28. Ashton says:

    I agree with some of the previous posts. You did the most important thing you could’ve done at the time; and that was preserve her life. Who knows what would’ve happened if you hadn’t stopped traffic. For all we know, God could’ve had you there because the person behind you might’ve been distracted at the time. You never know. I don’t think you should beat yourself up about not finding her. I come from an entire family of ministers and we’ve fed and helped plenty of homeless people; most ended up going straight back to where we found them. I think it’s ignorant that someone insulted you for not going back, simply because you may have greater “means” than the average person. That doesn’t make you any more responsible than anyone else on the highway that day. The fact that you let it get to you shows that you’re not a heartless person. You’re a normal human being, just like the rest of us. There will always be things we want to change, and times we wish we “would’ve done more.” That’s life, right? I applaud your efforts and your concern. Your willingness speaks as loud as the actions would have. God bless!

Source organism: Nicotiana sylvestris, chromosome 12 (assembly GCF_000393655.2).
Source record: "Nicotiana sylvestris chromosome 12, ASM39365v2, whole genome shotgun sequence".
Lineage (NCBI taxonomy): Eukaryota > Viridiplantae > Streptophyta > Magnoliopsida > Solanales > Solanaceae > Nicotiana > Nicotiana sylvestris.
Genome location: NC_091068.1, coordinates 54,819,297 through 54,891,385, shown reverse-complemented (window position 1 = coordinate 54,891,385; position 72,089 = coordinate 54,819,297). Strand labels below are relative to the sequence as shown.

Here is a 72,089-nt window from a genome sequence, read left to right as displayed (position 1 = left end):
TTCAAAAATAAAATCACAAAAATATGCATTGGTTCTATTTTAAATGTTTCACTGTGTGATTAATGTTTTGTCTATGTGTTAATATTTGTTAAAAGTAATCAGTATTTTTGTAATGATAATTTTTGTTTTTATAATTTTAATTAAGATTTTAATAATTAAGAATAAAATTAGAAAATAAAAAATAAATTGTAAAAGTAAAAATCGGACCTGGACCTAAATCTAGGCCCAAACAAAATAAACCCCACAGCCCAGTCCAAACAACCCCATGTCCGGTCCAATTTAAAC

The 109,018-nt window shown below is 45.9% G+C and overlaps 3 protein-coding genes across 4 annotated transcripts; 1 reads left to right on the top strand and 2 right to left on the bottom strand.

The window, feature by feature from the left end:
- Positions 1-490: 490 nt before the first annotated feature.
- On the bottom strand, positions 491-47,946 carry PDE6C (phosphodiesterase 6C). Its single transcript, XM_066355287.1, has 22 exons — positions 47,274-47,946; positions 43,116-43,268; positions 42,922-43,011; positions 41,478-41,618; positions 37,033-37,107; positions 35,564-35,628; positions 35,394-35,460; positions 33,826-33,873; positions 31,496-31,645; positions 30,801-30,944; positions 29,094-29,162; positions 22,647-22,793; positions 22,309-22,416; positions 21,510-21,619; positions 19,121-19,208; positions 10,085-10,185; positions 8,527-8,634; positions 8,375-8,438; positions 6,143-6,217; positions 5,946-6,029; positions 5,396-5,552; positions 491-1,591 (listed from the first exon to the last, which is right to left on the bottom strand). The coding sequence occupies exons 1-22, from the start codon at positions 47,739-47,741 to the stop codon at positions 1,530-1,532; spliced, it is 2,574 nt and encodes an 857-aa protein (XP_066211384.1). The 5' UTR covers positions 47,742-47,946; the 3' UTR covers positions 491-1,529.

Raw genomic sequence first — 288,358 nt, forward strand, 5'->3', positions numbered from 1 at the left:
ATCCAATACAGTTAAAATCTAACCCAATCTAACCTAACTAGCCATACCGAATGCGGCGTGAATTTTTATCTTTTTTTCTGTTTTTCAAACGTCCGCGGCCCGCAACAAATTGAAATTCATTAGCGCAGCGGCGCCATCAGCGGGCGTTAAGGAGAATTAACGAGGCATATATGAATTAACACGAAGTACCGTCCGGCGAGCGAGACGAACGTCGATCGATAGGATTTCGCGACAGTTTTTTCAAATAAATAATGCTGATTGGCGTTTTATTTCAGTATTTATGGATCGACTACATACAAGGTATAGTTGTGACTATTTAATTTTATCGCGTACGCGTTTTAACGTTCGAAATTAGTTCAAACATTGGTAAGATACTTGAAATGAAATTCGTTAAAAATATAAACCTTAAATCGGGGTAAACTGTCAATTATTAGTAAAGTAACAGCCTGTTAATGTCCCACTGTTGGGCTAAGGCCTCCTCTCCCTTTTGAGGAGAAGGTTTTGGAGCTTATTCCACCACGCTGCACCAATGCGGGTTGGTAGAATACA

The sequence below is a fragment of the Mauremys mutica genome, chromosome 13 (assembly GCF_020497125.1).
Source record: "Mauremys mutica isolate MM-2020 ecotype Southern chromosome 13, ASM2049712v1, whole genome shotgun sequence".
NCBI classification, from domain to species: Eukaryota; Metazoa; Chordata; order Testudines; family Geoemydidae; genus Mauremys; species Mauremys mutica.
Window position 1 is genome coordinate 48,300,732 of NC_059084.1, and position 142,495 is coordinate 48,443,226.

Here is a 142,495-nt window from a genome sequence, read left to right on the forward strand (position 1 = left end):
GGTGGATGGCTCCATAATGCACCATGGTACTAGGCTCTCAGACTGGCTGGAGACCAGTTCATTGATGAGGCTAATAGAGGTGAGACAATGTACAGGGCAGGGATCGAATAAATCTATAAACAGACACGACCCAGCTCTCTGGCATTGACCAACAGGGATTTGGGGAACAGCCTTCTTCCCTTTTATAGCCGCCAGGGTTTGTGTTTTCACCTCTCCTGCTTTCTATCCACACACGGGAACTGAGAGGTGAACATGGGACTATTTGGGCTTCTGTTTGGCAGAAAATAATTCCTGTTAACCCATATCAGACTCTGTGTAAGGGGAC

29. Tracy says:

    Hi Dr. Phil.
    I guess I feel a little bad for reading this and thinking what I would have done.
    I just figured I’d stop in and give my opinion. I would have looked, creeped by so
    I would’nt have startled them and walked on. I feel bad for the homeless but at the same time I would be nervous to stop and talk with them thinking they could be harmful to me. I guess the reason for that is look what our world is full of anymore rapists, pedofiles, serial killers. Sorry for the brutal input but thats what I would have done. I love your show Dr. Phil. Wach it everyday!